Most Valuable Experience for Odysseus

744 Words3 Pages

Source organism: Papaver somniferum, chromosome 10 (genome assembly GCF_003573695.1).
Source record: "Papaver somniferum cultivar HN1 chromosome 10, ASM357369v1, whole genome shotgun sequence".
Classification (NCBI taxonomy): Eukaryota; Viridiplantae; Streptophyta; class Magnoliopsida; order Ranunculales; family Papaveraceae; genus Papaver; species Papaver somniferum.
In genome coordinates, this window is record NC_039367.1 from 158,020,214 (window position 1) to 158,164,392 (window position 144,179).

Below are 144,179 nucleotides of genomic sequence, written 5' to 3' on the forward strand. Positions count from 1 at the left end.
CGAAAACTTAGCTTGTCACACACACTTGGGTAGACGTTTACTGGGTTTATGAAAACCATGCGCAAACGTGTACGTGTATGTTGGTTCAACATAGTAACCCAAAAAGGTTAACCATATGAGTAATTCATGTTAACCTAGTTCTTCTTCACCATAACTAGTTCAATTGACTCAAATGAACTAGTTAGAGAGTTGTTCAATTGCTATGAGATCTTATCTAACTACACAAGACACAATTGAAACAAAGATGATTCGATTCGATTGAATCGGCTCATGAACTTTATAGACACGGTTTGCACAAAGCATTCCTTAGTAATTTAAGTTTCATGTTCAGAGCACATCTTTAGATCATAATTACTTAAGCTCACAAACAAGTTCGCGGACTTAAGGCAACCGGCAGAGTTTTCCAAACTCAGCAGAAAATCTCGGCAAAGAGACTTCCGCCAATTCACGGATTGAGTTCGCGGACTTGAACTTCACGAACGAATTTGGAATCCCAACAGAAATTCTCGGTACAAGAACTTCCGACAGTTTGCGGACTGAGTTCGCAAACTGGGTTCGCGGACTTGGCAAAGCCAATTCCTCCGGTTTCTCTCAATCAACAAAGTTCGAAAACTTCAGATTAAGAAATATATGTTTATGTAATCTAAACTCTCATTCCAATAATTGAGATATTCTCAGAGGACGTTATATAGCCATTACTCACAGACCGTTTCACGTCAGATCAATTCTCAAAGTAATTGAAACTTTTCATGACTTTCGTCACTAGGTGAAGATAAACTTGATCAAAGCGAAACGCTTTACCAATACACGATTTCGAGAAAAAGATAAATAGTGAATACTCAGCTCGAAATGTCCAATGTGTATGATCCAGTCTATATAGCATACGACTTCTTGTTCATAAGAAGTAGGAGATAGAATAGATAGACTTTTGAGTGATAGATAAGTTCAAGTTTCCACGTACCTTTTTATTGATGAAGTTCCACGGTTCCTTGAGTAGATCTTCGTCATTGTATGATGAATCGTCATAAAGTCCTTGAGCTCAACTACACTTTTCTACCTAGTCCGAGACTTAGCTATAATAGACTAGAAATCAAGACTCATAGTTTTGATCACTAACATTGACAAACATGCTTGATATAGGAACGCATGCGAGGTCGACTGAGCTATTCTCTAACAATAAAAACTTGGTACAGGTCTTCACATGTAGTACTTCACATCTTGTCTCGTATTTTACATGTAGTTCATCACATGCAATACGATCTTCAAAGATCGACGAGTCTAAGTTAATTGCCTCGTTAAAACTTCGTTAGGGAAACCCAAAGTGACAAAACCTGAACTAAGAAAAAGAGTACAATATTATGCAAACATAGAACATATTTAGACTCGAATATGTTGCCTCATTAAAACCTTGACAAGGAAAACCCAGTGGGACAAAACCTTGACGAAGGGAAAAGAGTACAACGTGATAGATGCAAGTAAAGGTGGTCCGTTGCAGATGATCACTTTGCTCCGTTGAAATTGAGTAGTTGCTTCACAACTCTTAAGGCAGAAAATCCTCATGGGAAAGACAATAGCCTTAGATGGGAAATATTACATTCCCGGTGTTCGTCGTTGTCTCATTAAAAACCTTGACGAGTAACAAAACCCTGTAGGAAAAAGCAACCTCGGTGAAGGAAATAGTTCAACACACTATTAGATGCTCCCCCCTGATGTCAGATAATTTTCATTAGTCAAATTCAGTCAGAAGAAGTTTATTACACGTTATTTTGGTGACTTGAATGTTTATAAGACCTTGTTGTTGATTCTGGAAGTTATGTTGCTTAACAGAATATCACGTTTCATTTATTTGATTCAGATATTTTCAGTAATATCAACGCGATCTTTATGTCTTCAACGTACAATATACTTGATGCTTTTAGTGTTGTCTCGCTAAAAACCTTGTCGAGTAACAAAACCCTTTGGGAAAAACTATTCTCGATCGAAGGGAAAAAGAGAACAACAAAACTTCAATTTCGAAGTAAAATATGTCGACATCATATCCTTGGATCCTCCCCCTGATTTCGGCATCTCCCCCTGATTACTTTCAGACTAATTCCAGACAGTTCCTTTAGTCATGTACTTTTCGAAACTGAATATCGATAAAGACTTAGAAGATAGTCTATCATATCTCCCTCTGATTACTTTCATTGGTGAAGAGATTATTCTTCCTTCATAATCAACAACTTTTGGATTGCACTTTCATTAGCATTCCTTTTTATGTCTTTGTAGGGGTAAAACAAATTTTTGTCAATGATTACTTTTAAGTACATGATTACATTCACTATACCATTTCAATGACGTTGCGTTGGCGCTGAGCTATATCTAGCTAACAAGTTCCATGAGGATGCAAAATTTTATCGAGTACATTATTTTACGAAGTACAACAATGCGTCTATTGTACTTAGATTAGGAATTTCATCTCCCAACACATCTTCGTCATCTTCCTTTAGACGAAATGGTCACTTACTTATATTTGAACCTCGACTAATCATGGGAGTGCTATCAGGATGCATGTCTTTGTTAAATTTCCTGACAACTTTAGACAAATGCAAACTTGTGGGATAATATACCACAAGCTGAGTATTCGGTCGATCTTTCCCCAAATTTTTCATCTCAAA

Helios and the cattle Every second and every moment is eventually going to prove valuable for the future. In The Odyssey written by Homer, Odysseus, the weathered hero, gains valuable lessons learned in experiences since his departure from Troy. These priceless lessons will help him accomplish his ultimate goal in defeating the parasitic suitors that plague his home. One experience Odysseus endures is the encounter of Helios’ cattle. The prophet Tiresias foretold, “harm them [the cattle] in any way, and I can see it now: your ship destroyed, your men destroyed as well” (11. 127). Odysseus’ men disobey his authority, and seal their fates. Although Odysseus is suffering from grief, he learns three vital lessons that will help him in removing the suitors. Helios’ cattle is the most valuable experience Odysseus faces because of his lessons learned in revealing things at the right time, self-restraint, and that temptation leads to demise. Primarily, Odysseus will soon learn that revealing things at the right time will become crucially important. At Helios’ island, Odysseus speaks of Tiresias’ prophecy for the first time to his men before they set foot on the island. Even so, “Eurylochus waded in at once- with mutiny on his mind:” (12.301). The problem is that, even though Odysseus reveals the news just prior to Helios’ island, Odysseus’ men do not take heed in his warning. Back in Ithaca, Odysseus must decide when to reveal his true identity to Penelope, his wife. Any flaw in timing may negatively impact his efforts in defeating the suitors. Even when the nurse Eurycleia identifies Odysseus, in an act to continue to conceal his identity, Odysseus shot his right hand out, “clutching the nurse’s throat, with his left he hugged... ... middle of paper ... ...enia becomes apparent when she says to Odysseus, “Get out, you tramp-be glad of the food you got- or we’ll sling a torch at you,” (19.74). Making matters worse reports everything she hears to Eurymachus, one of the lead suitors. Odysseus stays above the temptation despite his grief. If Odysseus told Penelope everything, he would have been slaughtered by the suitors right in front of his wife. Ultimately, Odysseus has gone through many experiences since his departure from Troy. The most influential experience that serves most valuable against the suitors is his time spent Helios’ Island. Three important lessons he learns are to reveal things at the right time, to practice self restraint, and to remain above temptation. Ultimately these lessons learned from his experience at Helios will assist him tremendously on his mission to reclaim the throne as King of Ithaca.
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